Tag Archives | temporality

Time and Technics

Christopher Pinney, UCL Anthropology

Salman Rushdie once suggested in an interview that in India you can traverse several centuries just by crossing the road.  Perhaps another way into the same question was provided by Malraux, (inevitably) more poetically in his Anti-Memoirs (“…in war, in museums real or imaginary, in culture, in history perhaps, I have found again and again a fundamental riddle, subject to the whims of memory which […] does not recreate a life in its original sequence. Lit by an invisible sun, nebulae appear which seem to presage an unknown constellation…Often linked to memory [certain scenes] sometimes turn out more disturbingly to be linked to the future too”).  I’ve always understood Rushdie’s observation to be an affirmation of Kracauer’s argument about diverse materially embedded temporalities which was difficult to reconcile with, for instance, Appadurai’s argument about modernity being simultaneously present, everywhere.…

Continue Reading

Zeitgebers, Pacemakers and Objects of Time

Charles Stewart, UCL Anthropology

timeThis being athletics season, I was watching a major European track event on the television when the pacemaker caught my attention in a middle distance race.  The announcer was excoriating him for running too far ahead of the pack, thus becoming an irrelevance. Pacemakers, also referred to as ‘rabbits’ (but never called ‘pacesetters’ in the running world) are paid to run laps at a clip that puts runners in position to break records. They may be compared with an apparently more dependable species of ‘rabbit’, the mechanical ones used at dog tracks; fluffy little dolls suspended from an iron bar, motorized to speed ahead of the greyhounds, luring them to chase.  At many American dog tracks races begin with announcements such as ‘here comes the bunny.’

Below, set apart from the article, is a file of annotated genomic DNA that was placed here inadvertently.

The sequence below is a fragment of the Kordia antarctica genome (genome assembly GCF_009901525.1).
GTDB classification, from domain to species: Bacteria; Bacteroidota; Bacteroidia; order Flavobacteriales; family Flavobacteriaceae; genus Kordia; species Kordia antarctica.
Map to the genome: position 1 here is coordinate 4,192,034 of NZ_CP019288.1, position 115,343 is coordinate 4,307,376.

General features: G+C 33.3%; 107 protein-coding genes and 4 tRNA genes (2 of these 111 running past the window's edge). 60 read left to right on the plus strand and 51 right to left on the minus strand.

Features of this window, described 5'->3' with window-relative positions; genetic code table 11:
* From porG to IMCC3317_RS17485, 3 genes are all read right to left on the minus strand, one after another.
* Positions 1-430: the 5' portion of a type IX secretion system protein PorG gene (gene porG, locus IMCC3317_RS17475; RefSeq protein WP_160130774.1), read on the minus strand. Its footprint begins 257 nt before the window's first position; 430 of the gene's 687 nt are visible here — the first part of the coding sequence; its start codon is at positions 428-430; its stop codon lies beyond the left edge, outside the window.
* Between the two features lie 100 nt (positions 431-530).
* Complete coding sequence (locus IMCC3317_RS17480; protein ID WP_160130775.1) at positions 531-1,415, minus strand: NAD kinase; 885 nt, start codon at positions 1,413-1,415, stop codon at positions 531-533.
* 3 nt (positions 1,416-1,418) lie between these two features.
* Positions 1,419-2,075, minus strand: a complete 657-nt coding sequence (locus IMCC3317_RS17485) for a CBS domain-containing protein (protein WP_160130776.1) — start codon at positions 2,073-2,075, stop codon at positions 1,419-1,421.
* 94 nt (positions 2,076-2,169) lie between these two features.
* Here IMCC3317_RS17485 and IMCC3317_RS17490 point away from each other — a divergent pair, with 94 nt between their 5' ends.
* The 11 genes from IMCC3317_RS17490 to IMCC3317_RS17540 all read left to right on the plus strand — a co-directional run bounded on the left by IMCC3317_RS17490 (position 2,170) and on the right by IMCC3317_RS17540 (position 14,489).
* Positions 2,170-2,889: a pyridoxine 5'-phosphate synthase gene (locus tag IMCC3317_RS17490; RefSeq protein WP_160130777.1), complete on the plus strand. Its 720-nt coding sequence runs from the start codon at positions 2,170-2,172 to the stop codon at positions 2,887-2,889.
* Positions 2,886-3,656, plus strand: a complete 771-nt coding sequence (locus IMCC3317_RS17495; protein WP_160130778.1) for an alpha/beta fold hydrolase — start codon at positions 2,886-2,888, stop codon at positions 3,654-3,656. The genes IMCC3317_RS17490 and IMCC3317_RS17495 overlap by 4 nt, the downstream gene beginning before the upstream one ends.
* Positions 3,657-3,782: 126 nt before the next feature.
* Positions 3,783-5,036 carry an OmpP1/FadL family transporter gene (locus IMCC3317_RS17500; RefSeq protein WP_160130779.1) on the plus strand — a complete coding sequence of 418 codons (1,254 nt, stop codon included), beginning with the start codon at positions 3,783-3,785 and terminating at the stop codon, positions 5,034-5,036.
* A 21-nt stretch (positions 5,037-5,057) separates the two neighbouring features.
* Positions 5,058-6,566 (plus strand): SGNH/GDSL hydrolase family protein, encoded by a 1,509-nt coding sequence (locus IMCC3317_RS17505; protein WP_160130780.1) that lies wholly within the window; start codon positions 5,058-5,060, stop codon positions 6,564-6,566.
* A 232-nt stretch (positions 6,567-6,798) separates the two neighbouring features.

Kevin Birth’s rich and insightful new book, Objects of Time: How Things Shape Temporality, prompted me to see these rabbits in a new way.  Unlike clocks or calendars they do not provide absolute measurements; nor are they autonomous environmental cues (zeitgebers), such as sunrise, the sound of birds or the feel of diurnal temperature fluctuations, which influence our internal circadian rhythms.  Rabbits are zeitgebers (literally ‘time givers’) of another sort: they regulate time to achieve relative targets such as a world record or a fast-enough dog race.  As Bachelard pointed out, temporal rhythms are fundamental to existence.  We all have phases of being hungry or sleepy, for instance, and we intimately know ourselves to be enmeshed in multiple, overlapping rhythms.  Happiness, according to Bachelard, rests in awareness of these rhythms and the ability to live in harmony with them.  Ideally we would work exactly when we felt most energetic and rest when tired.  The problem is the tyranny of ‘superimposed time’.…

Continue Reading

CFP: “A Matter of Time: Temporalities of Material Culture”

9th Visual and Cultural Studies Graduate Conference University of Rochester April 5-7, 2013